Llandefalle, St Matthew Church
Llandefalle, St Matthew Church
St Matthew's is a large 15th century church on the site of a 6th century Celtic foundation. The tower, south porch and north nave wall are 13th century, and there is a 14th century rood screen and faded fragments of wall paintings.
History
The first church at Llandefalle was probably established around 500 AD and was dedicated to St Maelog, and you can often find the current church mentioned with that dedication. That first church was rebuilt in stone around 1300 AD, and was substantially rebuilt in the late 15th century. Unlike many churches in the area it largely escaped Victorian restoration, so retains its 15th century character throughout, with the exception of the upper part of the tower (1661) and south chancel windows from 1700.

During the Middle Ages the church was owned by Clifford Priory, across the border in Herefordshire.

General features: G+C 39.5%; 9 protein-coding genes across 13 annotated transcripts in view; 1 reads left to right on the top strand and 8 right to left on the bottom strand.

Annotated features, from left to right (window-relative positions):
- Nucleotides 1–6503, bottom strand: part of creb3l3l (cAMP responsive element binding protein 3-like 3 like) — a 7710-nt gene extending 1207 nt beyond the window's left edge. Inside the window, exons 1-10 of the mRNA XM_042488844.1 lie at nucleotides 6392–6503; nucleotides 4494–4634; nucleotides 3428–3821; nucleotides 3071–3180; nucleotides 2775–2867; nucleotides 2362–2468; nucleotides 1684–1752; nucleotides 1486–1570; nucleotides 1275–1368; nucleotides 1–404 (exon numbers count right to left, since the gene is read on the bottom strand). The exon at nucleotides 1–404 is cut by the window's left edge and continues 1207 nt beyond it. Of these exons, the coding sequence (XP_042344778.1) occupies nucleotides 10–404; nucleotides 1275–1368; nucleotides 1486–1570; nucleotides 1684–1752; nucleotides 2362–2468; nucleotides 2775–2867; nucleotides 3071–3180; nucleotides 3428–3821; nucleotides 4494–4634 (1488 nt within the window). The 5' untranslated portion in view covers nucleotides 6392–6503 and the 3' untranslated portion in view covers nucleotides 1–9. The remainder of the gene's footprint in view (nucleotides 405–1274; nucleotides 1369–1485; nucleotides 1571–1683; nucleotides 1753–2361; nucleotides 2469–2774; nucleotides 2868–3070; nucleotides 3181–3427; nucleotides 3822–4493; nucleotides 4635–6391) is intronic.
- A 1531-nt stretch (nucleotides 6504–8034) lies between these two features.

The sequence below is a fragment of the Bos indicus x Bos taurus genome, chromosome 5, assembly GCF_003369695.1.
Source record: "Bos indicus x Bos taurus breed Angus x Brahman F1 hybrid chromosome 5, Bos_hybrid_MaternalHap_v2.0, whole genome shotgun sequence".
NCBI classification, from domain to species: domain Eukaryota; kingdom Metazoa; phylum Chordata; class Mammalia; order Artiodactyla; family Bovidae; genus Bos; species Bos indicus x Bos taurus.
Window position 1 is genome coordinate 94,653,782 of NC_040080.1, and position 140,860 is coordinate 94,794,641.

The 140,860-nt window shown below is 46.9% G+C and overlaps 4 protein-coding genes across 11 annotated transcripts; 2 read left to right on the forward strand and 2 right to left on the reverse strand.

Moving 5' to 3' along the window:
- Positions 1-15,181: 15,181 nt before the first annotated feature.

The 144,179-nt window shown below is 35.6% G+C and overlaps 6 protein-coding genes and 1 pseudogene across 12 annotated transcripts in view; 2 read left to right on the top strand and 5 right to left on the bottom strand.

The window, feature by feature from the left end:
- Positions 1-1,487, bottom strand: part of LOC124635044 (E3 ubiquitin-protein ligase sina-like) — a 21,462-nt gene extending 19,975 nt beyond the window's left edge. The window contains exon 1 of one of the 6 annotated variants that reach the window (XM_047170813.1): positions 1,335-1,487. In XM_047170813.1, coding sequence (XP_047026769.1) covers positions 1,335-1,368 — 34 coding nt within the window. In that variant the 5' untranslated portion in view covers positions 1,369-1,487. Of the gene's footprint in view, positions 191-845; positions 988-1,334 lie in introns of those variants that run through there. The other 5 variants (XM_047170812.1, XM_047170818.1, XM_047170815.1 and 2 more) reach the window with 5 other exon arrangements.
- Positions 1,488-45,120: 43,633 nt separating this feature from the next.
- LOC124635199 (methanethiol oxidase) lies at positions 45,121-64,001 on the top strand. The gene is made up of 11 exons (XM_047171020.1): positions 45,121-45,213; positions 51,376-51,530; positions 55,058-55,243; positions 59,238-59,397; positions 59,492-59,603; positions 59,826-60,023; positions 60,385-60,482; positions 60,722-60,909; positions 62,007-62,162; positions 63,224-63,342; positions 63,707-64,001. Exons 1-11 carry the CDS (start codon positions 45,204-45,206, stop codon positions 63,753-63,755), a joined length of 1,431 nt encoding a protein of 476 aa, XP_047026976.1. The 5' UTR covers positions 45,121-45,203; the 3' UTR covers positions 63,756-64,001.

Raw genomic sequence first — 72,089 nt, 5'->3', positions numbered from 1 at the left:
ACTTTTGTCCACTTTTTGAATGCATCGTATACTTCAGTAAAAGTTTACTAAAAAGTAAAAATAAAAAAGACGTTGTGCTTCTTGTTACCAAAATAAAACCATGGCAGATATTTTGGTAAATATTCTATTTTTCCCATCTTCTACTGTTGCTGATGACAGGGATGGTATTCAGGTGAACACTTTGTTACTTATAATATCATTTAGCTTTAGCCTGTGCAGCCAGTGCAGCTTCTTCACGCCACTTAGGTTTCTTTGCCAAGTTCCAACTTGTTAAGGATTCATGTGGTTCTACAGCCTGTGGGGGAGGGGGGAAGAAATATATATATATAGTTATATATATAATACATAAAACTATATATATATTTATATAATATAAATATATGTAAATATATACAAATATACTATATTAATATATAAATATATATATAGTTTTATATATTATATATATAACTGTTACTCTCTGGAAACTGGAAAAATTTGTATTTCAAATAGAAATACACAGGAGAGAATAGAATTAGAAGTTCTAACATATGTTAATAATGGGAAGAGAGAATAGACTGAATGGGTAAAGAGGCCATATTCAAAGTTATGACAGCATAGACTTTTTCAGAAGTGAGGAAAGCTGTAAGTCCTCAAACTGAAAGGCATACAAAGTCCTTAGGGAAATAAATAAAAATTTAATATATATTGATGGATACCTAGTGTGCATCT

The oldest part of the current building is the west end of the nave and north wall, dated to the late 13th century. The lower part of the tower may be from this time period, but most of the rest is 15th century, though the main doorway in the porch may be 16th century. The nave has a wagon roof, possibly 15th century.

There is a Norman font, perhaps 12th century, but the most interesting historic feature is a very nicely carved 14th century screen, which is missing its rood loft There are several very good 18th century memorials including those to Thomas Williams (d. 1730) and his wife (d. 1739) and a marble plaque to Thomas Williams of Felin Newydd (d. 1779). The altar rails date to around 1660 and feature balusters in a barley-sugar twist pattern.